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A next chapter: Editions at Play
In a world where smartphones are transforming into all-purpose devices, not surprisingly, an October 2015 Pew study found a sizable decline in e-book reader ownership.
It’s possible that digital may not be the best container for all physical books. And it’s pretty clear that print and e-readers are not the perfect containers for emerging forms of digital narrative. Some books just cannot be printed or easily contained.
The opening of a new kind of online bookstore is evidence of the multiple flavors and containers in which story can now play beyond the print page and beyond the confines of the e-reader.
Editions At Play by Visual Editions and Google’s Creative Lab opened this week as an experiment exploring emerging genres of books that change dynamically on your phone or tablet, using all the attributes of the modern mobile web to do things that printed books never could.
The store currently features two intriguing new books to preview and purchase:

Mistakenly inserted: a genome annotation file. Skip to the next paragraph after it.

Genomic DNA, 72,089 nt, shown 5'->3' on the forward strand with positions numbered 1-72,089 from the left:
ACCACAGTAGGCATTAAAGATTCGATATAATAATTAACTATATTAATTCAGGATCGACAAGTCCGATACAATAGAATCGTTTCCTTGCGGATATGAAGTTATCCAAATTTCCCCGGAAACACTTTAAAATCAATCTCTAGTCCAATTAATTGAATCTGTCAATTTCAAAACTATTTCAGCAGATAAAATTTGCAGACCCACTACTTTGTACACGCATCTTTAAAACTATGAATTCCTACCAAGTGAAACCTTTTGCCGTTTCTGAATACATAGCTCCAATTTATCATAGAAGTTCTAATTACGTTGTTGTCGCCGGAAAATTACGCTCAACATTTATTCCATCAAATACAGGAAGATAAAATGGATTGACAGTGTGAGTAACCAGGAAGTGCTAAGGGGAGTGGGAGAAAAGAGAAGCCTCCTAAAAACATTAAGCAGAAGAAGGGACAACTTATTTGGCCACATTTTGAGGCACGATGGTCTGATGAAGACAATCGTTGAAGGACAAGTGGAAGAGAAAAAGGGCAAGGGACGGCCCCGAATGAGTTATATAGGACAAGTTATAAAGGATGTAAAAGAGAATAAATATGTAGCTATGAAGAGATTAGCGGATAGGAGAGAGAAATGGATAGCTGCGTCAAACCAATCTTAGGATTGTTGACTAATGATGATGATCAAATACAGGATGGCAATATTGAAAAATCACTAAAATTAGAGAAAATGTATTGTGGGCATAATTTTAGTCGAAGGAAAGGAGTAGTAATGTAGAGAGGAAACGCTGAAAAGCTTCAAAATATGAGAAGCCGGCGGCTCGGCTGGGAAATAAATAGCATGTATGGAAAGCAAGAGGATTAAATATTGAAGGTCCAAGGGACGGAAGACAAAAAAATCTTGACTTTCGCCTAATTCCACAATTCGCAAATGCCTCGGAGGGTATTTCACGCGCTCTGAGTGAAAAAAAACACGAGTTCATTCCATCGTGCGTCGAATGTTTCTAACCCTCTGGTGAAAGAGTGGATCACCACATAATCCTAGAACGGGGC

Entrances & Exits by Reif Larsen: a Borgesian love story told through Google Street View, in which the narrator discovers a mysterious key in an abandoned bookshop and gradually learns of its power to open and close doors around the world. The story is a beautiful dance between fictional narrative real locations that seamlessly spans the globe.
The Truth About Cats & Dogs: a failed collaboration between novelist Joe Dunthorne and poet Sam Riviere. Switch between their diaries, their poems, their private resentments and public enthusiasms. Though there is no right way to read the story, someone must have the last word.
Editions At Play plans to both commission and champion new kinds of books–to see if we could keep the integrity of reading, but play with the book’s digital form. The team is working with well-known international authors to release four books (in the pipeline) over the next few months with more to come.
The Editions at Play team invites new book concepts and shares: If you could make any kind of digital book, what would it be? Tweet us your book ideas and napkin sketches.
What does this mean for libraries? How might we too celebrate these fascinating new types of works? How might they become part of our digital collections?
About Joyce Valenza
Joyce is an Assistant Professor of Teaching at Rutgers University School of Information and Communication, a technology writer, speaker, blogger and learner. Follow her on Twitter: @joycevalenza
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